One of the hallmark tests of "general intelligence" is the Raven's Progressive Matrices Test. This test gives you a matrix of figures and you have to figure out the missing piece that completes the pattern.
Here's an example:
There are typically 8 answer options and you choose the one correct answer.
The Raven's test is strongly related to the common factor derived from performance across a wide range of IQ test items. This suggests that the form of reasoning tapped into by this test is something that cuts across different kinds of content (at least spatial, verbal, and quantitative content). Many think the kind of thinking this test measures taps into the uniquely human capacity for abstract reasoning ("fluid intelligence").
Whatever this test is really measuring, one thing is for sure: this is a test of convergent thinking. Your answer must converge with what the test maker came up with. Contrast this type of thinking with divergent thinking, in which you have to come up with problems to solve in the first place because there is no single correct answer. How does this—more creative—form of thinking relate to the type of thinking measured by IQ tests?
Researchers have attempted to get at the answer to that question—reporting on average a small correlation between convergent thinking tests and divergent thinking tests. A recent study, however, has one of the most ingenious designs I've seen to date. The researchers were Saskia Jaarsveld, Thomas Lachmann, and Cees van Leeuwen, from Germany, Japan, and Belgium, respectively. They didn't just have people solve standard Raven's Progressive Matrices items but they also had 205 first to fourth graders invent their own darn items!
First they gave the children the standard pattern completion test to take. Then they flipped the script and asked the children to come up with entirely new items based on the test they just took. That's right, these young test takers suddenly become the test constructors! The researchers scored the responses to this test on a few different dimensions. They measured convergent thinking by having a team of raters assess the rules the kids used to describe the relations between the different figures. Those who came up with more complex and correct relations got more points. This is essentially the most important component of solving the traditional task. In the original Raven't test, you have to figure out the rules that describe the relationship between the different figures. In the example above, the rule is a simple succession of the shaded pieces. But more difficult items require figuring out multiple rules and sorting out the relevant from the irrelevant figures in your head. These problems get hard. They assessed divergent thinking by having a team of raters reward detailed and richly varied components.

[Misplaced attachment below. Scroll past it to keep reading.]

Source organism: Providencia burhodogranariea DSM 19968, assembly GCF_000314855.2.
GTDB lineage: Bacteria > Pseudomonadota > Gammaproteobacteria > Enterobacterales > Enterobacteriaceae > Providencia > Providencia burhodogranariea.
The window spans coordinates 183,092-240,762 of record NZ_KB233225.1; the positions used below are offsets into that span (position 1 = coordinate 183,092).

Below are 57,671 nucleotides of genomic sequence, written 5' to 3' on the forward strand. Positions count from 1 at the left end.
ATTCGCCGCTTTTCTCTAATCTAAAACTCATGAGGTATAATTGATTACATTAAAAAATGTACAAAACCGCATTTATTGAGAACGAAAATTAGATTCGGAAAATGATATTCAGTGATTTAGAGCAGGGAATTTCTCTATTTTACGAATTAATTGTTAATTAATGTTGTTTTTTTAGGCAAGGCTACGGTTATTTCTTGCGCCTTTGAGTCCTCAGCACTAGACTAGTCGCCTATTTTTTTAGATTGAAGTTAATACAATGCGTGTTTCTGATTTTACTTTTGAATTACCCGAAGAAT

Here's an example of an actual item created by a girl in first grade:
As you can see, she applied the idea of succession but wasn't correct in her application. She received a score based on the number of cells she correctly applied the rule. Additionally, to credit her divergent thinking, she also received points for specifying a number of different components.
The researchers then gave the kids a measure of creativity, in which the children were presented with an unfinished drawing and were asked to complete it. It was emphasized that there is no one way to complete the drawing. The total score on the creativity test was based on the number of associations the child made, and the originality and organization of the created ideas.
Their result? The convergent thinking aspect of the invented task was—unsurprisingly—related to the standard Raven's format. The divergent thinking aspect, however, was not related to the standard version. In fact, the correlation was close to 0! Not only that, but the convergent and divergent thinking aspects were unrelated to each other. These were simply separate dimensions of the task. Perhaps most interestingly, both aspects were significantly correlated with the creativity test.
What does this all mean? It means that IQ-type reasoning is only one slice of the creativity pie. The highest levels of creativity require both convergent thinking and divergent thinking. This idea has long been known in creativity research. According to the well known Geneplore model, creativity involves a cyclical process of generating ideas and then systematically working out which ideas are most fruitful and implementing them. The generation stage is thought to involve divergent thinking whereas the exploration stage is thought to involve convergent thinking.
What is so unique about this study is that it took a typical IQ tests and turned it into a divergent thinking test. The results from doing their study show quite clearly that IQ tests do not measure divergent thinking—a crucial component of creativity. If we want to assess a person's potential for creativity, innovation, and imagination, we have to do better than give them an IQ test. We can't just ask them to figure out the one correct answer. We have to give them the opportunity to tell us what the problem is in the first place.
© 2012 by Scott Barry Kaufman.